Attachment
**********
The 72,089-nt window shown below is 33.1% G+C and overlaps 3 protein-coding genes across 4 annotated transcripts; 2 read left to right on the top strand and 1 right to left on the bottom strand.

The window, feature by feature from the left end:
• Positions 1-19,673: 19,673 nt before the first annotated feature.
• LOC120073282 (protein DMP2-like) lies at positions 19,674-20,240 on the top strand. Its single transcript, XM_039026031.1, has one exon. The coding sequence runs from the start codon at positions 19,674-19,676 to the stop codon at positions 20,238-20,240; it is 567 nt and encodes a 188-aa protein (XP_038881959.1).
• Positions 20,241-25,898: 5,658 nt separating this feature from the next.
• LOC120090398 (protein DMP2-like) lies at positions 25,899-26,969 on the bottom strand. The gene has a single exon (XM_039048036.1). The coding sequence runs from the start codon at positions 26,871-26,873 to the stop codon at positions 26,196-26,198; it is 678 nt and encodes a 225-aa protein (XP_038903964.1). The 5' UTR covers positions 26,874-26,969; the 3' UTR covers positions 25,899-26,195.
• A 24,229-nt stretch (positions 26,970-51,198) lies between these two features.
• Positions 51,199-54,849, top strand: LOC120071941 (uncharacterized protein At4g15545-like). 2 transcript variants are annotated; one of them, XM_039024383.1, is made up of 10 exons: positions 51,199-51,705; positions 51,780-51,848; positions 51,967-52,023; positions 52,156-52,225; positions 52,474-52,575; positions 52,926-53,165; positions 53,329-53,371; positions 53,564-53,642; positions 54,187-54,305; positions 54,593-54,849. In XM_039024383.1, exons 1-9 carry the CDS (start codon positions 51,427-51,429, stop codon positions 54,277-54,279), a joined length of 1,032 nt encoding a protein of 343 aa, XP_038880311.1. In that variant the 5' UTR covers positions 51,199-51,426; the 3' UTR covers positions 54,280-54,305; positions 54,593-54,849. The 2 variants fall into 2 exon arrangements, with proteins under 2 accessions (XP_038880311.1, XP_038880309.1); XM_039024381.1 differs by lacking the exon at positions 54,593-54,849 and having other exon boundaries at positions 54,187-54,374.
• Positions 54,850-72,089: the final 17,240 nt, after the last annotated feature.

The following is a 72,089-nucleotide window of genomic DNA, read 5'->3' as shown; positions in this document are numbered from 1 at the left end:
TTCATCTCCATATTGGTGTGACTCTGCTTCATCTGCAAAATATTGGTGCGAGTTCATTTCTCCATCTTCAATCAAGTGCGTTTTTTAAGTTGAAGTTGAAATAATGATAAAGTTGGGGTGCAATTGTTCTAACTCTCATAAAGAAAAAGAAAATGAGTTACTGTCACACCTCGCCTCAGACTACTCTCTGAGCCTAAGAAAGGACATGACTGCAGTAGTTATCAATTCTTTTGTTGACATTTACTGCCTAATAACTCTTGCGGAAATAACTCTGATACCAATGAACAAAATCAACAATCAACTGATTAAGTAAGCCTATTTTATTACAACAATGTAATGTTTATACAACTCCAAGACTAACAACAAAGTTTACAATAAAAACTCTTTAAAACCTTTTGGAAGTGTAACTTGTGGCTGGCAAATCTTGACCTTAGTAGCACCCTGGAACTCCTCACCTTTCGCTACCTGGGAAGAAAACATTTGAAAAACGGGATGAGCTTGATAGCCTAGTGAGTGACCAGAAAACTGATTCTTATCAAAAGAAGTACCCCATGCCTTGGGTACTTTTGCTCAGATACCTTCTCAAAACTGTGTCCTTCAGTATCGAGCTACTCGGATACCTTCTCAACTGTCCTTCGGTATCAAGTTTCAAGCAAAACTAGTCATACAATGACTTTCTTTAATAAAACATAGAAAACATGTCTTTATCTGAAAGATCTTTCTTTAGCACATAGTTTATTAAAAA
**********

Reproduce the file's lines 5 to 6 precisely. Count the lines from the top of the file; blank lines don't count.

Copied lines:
• Positions 20,241-25,898: 5,658 nt separating this feature from the next.
• LOC120090398 (protein DMP2-like) lies at positions 25,899-26,969 on the bottom strand. The gene has a single exon (XM_039048036.1). The coding sequence runs from the start codon at positions 26,871-26,873 to the stop codon at positions 26,196-26,198; it is 678 nt and encodes a 225-aa protein (XP_038903964.1). The 5' UTR covers positions 26,874-26,969; the 3' UTR covers positions 25,899-26,195.